Advocate General’s Opinion in Joined Cases C-391/16 M v Ministerstvo vnitra, C-77/17 and C-78/17 X v Commissaire général aux réfugiés et aux apatrides, 21 June 2018

Thursday, June 21, 2018

On 21 June 2018, Advocate General Wathelet gave his Opinion in the joined cases of C-391/16 M v Ministerstvo vnitraC-77/17 and C-78/17 X v Commissaire général aux réfugiés et aux apatrides. The questions referred by the respective national courts concerned the interpretation of Article 14(4), (5) and (6) of the Qualification Directive and its conformity with the 1951 Refugee Convention. In sum, the national courts asked whether the aforementioned clauses of the Qualification Directive create new grounds for refusal [Article 14(5)] and withdrawal [Article 14(4)] of refugee status due to “danger to the security of the Member State” or previous conviction for a serious crime, which are not explicitly laid down in the 1951 Refugee Convention and, thus, whether they are invalid under Article 18 of the Charter of Fundamental Rights and Article 78(1) Treaty on the Functioning of the European Union.

According to the AG, Articles 14(4)-(6) are open to an interpretation in which it can be concluded that they are in compliance with Article 18 of the Charter and Article 78(1) TFEU. The AG’s conclusion in this respect is based on several main points.

First, unlike the application of a ground for cessation or exclusion, Articles 14(4) and (5) do not have the consequence of depriving the individual concerned of the ‘quality of refugee’. According to the AG, it is apparent from the text, objectives and overall scheme of that directive that qualifying as a refugee, on the one hand, and having refugee status or having refugee status withdrawn, on the other hand, are two distinct concepts.  Since the 'quality of a refugee' derives solely from the fact that a person qualifies as a refugee, irrespective of any recognition by a Member State, the cessation or exclusion of the 'quality of refugee' and the subsequent revocation of refugee status cannot be reduced to a single concept. Thus, a decision given under Article 14(4) does not affect the 'quality of a refugee'.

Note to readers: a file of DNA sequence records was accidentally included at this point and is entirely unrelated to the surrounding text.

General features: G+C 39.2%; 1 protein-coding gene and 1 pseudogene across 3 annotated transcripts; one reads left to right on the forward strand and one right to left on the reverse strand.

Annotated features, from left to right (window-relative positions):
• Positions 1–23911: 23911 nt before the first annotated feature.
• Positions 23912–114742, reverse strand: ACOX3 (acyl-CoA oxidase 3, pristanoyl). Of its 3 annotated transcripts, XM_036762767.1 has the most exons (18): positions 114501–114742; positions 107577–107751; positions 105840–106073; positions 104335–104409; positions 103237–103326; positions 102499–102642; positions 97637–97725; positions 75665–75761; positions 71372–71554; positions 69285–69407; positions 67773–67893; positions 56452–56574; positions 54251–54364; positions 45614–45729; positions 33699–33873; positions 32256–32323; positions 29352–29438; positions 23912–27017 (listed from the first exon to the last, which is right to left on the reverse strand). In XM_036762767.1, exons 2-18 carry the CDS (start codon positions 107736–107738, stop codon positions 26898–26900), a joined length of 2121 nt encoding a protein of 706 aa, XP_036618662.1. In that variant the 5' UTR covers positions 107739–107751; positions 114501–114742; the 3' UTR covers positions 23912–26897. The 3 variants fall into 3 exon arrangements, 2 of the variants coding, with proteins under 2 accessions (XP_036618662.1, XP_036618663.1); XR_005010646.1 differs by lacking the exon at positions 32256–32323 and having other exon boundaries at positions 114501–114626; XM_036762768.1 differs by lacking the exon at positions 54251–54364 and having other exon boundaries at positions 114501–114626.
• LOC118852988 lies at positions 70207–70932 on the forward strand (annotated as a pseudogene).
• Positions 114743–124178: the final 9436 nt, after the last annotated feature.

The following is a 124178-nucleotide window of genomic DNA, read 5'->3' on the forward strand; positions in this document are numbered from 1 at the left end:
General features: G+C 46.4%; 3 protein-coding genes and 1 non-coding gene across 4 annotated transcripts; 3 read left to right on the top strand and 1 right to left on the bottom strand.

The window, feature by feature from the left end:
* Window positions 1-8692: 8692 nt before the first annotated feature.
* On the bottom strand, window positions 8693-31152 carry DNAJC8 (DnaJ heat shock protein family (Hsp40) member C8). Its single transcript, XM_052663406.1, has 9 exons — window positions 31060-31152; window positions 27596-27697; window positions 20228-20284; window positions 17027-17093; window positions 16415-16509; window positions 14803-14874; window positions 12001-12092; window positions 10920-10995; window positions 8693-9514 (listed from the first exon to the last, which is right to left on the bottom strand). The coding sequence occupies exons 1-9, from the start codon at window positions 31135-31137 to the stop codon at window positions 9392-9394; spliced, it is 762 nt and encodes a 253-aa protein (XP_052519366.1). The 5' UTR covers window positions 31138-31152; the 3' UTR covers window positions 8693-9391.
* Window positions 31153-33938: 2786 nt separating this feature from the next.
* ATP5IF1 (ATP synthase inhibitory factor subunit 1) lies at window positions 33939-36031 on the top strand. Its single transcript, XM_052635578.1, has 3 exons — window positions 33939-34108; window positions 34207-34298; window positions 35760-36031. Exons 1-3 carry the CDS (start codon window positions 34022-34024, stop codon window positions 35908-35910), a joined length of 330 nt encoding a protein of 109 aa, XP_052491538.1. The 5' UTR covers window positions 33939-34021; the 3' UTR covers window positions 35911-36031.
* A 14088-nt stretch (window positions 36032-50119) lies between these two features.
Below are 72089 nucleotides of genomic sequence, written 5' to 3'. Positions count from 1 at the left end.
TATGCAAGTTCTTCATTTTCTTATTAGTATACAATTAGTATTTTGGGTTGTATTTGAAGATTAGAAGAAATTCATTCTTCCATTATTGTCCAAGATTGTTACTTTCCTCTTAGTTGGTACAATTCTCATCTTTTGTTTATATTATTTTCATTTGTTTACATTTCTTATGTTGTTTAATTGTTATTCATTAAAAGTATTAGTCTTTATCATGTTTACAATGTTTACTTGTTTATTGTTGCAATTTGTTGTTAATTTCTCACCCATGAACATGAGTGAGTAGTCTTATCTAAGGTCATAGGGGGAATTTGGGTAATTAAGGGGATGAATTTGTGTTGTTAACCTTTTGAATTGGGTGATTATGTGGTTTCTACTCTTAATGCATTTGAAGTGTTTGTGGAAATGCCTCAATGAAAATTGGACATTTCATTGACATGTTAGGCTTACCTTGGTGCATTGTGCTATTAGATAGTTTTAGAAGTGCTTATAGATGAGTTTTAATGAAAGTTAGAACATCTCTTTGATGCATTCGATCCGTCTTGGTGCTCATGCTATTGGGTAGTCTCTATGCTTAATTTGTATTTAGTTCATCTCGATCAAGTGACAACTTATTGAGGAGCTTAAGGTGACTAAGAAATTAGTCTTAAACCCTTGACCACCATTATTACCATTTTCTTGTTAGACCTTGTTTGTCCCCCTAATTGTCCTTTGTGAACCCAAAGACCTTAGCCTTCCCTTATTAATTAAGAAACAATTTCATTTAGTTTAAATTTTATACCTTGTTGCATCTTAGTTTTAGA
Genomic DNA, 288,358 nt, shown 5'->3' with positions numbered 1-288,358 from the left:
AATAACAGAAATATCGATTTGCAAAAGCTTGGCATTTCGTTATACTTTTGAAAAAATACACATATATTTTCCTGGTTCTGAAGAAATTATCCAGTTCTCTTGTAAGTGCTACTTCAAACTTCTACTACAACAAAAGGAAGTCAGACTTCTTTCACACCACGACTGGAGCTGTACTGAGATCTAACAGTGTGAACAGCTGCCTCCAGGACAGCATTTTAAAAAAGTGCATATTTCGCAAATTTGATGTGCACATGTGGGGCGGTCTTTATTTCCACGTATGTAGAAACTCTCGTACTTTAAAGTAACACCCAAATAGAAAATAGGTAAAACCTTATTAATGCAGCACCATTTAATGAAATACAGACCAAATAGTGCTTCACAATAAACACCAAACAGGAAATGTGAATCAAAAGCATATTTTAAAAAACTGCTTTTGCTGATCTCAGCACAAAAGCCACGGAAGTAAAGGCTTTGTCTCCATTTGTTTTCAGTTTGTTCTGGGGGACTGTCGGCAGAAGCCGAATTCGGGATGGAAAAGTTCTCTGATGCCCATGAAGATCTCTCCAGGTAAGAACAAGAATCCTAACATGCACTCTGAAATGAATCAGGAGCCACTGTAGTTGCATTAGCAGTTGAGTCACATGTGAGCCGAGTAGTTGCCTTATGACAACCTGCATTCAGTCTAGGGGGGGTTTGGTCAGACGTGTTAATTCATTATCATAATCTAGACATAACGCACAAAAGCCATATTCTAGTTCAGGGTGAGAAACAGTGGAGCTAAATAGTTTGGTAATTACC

Second, and by contrast, the terms refugee status and status granted to a refugee as per Articles 14(4) and (5) refer only to the benefit of the rights provided for in Chapter VII of the Qualification Directive, without prejudice to the rights which must be granted to the refugee concerned under the Geneva Convention. Some rights contained within that Chapter have no equivalent in the Geneva Convention whereas some are guaranteed, by the Convention, to refugees who are legally resident.  The AG, therefore, surmises that if a Member State uses Articles 14(4) or (5) the refugee is still entitled to keep the 'quality of a refugee' and the rights set out in Articles 3, 4, 13, 16, 20, 22, 25, 27, 29, 31, 32 and 33 of the Geneva Convention irrespective of the lawfulness of his residence.

Last, the AG concludes that the refusal to grant refugee status does not discharge the Member State concerned from its obligation to examine the application for asylum submitted to it and to recognise the applicant’s refugee status, where appropriate, at the conclusion of that examination.

Based on an unofficial translation by the ELENA Weekly Legal Update


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Cessation of protection
Exclusion from protection